Following the sad news of the death of Stephen Hawking, New Atlas takes a moment to look not only at some of his most memorable, inspiring and challenging quotations, but to set them in the context of his life and work. Brace yourself for a whirlwind tour of free will, the state of humanity, God and fake news, all thanks to one of science's finest minds – except for the quote that probably wasn't him…
On free will and determinism
"I have noticed even people who claim everything is predestined and that we can do nothing to change it look before they cross the road."
The question of free will has long been a mainstay of philosophy and science, and it's a topic Hawking visited from a scientific point of view in his essay Is Everything Determined from his book Black Holes and Baby Universes and Other Essays, first published in 1993. It's the origin of this quotation. The next line is less-frequently cited, however: "Maybe it's just that those who don't look don't survive to tell the tale."
Hawking touches on a grand unified theory of science, quantum mechanics, natural selection, DNA, the complexity of the human brain and fluid dynamics in particular before arguing that assuming that we have free will is the safest course of action.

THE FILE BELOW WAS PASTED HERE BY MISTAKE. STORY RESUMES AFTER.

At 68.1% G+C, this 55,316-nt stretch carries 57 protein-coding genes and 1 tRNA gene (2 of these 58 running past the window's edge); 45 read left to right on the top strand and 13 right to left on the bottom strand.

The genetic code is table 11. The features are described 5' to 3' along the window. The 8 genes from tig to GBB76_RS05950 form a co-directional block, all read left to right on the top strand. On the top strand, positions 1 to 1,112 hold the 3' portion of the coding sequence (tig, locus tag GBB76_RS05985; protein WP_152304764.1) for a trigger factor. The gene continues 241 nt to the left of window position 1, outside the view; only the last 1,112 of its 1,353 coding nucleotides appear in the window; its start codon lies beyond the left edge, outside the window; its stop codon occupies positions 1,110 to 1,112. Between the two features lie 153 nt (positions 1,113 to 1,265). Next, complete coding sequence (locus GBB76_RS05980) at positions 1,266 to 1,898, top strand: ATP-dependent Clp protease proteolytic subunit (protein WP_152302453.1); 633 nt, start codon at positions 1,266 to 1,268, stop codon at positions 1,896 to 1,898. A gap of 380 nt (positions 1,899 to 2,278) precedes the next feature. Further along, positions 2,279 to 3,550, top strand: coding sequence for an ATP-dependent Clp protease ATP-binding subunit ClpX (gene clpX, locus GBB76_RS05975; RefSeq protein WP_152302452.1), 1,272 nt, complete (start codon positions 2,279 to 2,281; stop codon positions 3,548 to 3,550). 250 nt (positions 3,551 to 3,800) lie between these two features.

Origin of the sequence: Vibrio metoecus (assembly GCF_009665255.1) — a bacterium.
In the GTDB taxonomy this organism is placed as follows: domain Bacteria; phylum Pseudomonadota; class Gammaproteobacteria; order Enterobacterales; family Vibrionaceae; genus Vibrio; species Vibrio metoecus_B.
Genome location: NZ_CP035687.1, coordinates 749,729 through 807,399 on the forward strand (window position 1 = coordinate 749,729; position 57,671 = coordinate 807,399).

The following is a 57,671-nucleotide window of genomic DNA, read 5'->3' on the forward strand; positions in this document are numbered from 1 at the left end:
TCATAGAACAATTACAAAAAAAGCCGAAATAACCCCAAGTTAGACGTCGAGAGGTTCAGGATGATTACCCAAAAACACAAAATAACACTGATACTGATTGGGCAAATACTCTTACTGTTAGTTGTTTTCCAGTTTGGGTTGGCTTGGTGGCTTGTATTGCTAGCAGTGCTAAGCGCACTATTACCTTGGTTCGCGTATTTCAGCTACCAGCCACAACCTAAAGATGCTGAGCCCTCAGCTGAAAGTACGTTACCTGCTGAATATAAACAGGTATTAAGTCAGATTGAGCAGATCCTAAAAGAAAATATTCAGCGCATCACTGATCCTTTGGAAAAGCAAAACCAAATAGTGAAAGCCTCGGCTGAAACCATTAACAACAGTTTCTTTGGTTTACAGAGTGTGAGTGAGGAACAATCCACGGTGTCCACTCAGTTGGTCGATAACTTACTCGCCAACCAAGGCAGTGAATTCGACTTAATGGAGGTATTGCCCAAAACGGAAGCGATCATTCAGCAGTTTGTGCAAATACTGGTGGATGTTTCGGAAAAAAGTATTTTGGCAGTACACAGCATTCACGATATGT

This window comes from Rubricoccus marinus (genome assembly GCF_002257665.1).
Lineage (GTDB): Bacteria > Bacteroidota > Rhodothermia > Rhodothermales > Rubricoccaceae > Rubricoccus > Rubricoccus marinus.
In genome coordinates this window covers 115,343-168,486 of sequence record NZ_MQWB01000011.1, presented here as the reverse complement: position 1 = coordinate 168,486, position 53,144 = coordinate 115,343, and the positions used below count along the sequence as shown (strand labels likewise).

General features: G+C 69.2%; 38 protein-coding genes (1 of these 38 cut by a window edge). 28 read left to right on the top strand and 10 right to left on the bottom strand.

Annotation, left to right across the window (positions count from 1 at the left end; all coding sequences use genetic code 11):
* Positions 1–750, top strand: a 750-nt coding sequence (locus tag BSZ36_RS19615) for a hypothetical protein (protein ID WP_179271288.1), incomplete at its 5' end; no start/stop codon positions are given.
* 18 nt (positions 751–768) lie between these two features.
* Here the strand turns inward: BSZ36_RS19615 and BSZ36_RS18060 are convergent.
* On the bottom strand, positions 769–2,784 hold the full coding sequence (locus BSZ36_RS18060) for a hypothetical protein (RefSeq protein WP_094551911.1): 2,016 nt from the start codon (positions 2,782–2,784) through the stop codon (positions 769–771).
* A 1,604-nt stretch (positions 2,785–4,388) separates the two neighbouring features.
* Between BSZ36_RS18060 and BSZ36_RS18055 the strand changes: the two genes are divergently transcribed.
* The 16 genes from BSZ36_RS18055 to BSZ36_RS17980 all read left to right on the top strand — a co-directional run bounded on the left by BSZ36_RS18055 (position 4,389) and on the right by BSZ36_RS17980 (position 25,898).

But that's not the whole story. Hawking eventually concludes: "Is everything determined? The answer is yes, it is. But it might as well not be, because we can never know what is determined."
"We are just an advanced breed of monkeys on a minor planet of a very average star. But we can understand the Universe. That makes us something very special."
Hawking's views on his species are hard to pin down, and for every inspiring quote such as this one, which appeared in Der Spiegel on October 17, 1988, there's another more grounding assessment.